That sort of complexity comes from some great writing and the work of the actors like Reedus to give depth to what a lot of people that haven’t seen TWD probably throw away as just “that zombie show.” Here we have an abused woman who has grown in strength of spirit and made it through the loss of her abusive husband and her only child still alive. And she’s talking about how the character everyone considers the biggest badass of the show is a victim just like she was…and he hasn’t been able to break that cycle or that chain.
Back at Woodbury The Governor and Andrea are each dealing separately with the chaos that has ensued with the escape. That escape has also left the town open defense wise to some Walkers who get inside. The residence of Woodbury don’t consider themselves safe anymore and people want out. Tensions run high and then the Walkers that managed to get inside attack.
Andrea is wondering where The Governor is in all this madness. He’s not coming out of his apartment for whatever reason, and is letting the town feed upon itself. So she takes command somewhat and helps take out the few Walkers who got inside. But she can’t bring herself to shoot the still living victim of their attack. The Governor at last appears and as unemotional as he was before, shoots the crying man in the head.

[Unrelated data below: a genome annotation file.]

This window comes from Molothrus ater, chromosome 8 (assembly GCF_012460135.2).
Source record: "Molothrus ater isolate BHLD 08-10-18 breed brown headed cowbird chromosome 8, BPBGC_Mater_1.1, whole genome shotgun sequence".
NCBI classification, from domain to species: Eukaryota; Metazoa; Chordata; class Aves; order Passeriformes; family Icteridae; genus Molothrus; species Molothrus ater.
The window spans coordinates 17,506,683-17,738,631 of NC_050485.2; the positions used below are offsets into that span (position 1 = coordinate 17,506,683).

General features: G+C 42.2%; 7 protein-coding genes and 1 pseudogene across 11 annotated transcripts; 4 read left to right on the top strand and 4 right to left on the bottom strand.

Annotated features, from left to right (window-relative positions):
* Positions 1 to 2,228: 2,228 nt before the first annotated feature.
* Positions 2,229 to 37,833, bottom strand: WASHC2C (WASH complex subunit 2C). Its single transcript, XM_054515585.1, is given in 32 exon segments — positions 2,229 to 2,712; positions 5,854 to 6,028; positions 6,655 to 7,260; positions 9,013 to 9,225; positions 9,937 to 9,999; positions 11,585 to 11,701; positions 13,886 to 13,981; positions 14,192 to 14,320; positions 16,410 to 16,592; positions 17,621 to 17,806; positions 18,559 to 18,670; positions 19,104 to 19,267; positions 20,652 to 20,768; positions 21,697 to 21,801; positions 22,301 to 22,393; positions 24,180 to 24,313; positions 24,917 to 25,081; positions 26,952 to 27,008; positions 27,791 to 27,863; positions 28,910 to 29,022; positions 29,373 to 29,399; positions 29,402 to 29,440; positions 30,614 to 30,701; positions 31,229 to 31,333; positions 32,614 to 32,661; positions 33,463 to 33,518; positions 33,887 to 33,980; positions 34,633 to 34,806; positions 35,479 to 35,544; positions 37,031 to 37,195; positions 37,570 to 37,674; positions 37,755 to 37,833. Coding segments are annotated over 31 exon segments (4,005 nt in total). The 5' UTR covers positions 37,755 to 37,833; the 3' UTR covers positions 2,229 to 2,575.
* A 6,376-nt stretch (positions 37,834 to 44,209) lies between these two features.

Andrea is told by the Governor after she follows him back inside that she’s got no business getting involved with Woodbury. She’s a stranger, a visitor there. And even if they were dancing in the sheets it didn’t mean she was going to be staying. The Governor knows how to play people like a fiddle, and this is another one of those scenes we see it happen. Andrea walks back outside and immediately starts telling everyone how Woodbury needs to stick together and that when the history books are written they’ll remember how “their” town survived. Oh Andrea, you really are the queen of bad ideas and bad choices in men.
Back at the prison a decision needs to be made about Tyreese and his group staying or going. Rick’s decision is they need to leave. That’s not a real popular choice by everyone there…and then the figure appears on the catwalk. The silhouette looks to be that of Lori and Rick’s reaction is not good. While everyone thinks he’s screaming at Tyreese and his people to leave, it’s really Lori’s spirit that’s haunting him he is begging and pleading to leave. Rick’s descent into madness isn’t quite over yet and that’s where we are left to wonder how far that descent into darkness will go.
I truly love how Rick and the Governor are still mirrors of one another. This episode shows it again perfectly. Rick feels too much, he can’t handle the amount of pain and sorrow, the grief he’s had to deal with upon losing everything. His strength and clarity seem to all be personified within Carl now (maybe there is power in the hat after all.) The Governor is in a way, the opposite. The loss and grief have shut him down completely emotionally. There’s nothing there within him anymore. He’s turned into a machine. When the two finally do meet face to face will be truly interesting to behold, because that mirror will no doubt shatter into a million jagged and blood pieces.